11 March 2019
PC or Xbox? iOS or Android? These are the latest variations on a type of question we’ve been asking since gaming began. Commodore or Atari? Mega Drive or Super Nintendo? As gaming has become more advanced, the differences between the systems have become negligible. Today it is as much a question of habit and brand loyalty as anything else, a little like choosing between a Mercedes or a BMW, where car fanatics will argue for hours, but for the rest of us, either will do the same job equally well.
Of course, the point at which this parallel breaks down is when you consider that a Mercedes or a BMW will drive on the same road and use the same fuel. This, in essence is the gaming gulf that cross-play, or cross-platform matching seeks to address.
With the rise in popularity for mobile gaming, it is natural that gamers do not want to find themselves in two camps. Android and iOS have more or less cornered the market as far as operating systems are concerned. For those playing relatively simple games such as those on social media platforms or the various CA no deposit casinos, it shouldn’t matter what OS you are using. However, mobile games are getting more complex, and represent the logical next step in the world of eSport.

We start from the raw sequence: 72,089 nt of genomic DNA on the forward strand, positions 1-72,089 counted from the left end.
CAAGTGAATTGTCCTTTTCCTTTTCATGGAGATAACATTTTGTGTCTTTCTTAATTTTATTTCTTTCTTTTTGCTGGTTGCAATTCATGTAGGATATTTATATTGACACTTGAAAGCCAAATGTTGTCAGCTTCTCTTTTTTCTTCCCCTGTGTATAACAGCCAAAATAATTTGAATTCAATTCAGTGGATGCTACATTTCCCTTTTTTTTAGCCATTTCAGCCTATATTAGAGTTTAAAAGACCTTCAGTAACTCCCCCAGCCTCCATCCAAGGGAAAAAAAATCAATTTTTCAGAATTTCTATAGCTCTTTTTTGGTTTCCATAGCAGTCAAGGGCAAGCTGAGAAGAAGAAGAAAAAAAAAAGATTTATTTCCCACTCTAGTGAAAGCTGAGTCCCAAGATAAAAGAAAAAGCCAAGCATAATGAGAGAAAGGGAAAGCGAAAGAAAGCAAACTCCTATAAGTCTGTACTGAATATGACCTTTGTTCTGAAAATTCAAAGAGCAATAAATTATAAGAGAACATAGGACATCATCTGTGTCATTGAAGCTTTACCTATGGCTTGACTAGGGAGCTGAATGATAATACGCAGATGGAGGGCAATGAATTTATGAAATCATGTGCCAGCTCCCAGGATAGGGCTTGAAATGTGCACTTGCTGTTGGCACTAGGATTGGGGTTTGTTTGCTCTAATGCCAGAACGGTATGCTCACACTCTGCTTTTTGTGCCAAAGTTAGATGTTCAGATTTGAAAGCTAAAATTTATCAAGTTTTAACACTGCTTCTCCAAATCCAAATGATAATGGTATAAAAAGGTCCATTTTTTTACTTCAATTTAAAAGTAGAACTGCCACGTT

Some of the early games, like Phase 10, had Android and iOS players routed through different game servers, and therefor unable to find each other. More recent releases like PUBG, Vainglory and Hearthstone have been sure to include cross platform compatibility from the outset
The PC and Xbox debate
If only things were so clear cut in the console and PC sectors. Recent Xbox Play Anywhere games, including Aragami and Gears of War 4 make a big deal of the fact that Xbox players can duke it out with Windows 10 users and vice versa. It sounds perfect, but according to some, it creates as many problems as it solves.
Ostensibly, the main benefit is the facility to take on buddies who are devotees to different platforms. In other words, you can finally line your BMW up alongside your friend’s Mercedes and see who is fastest off the lights. Also, however, cross-platform compatibility opens up a larger pool of players. That might not matter much for the biggest titles, but for those with lower populations (Halo Wars 2 springs to mind), it is a great way to achieve a critical mass.
On the other hand, there are risks associated with this kind of cross-play. One of the biggest concerns is that it will expose Xbox users to hackers – it is a little like the argument that the Channel Tunnel between the UK and France would expose the island nation to rat-borne diseases like rabies that had been previously absent. Another concern is that for most games, those with a keyboard and mouse have an inherent control advantage over gamers with only a controller.
Ultimately, cross-play has to be a good thing, provided adequate safety controls are in place. For games where there is a manifest advantage of one control mechanism over another, it seems plain that developers will simply choose not to go down the cross-play route.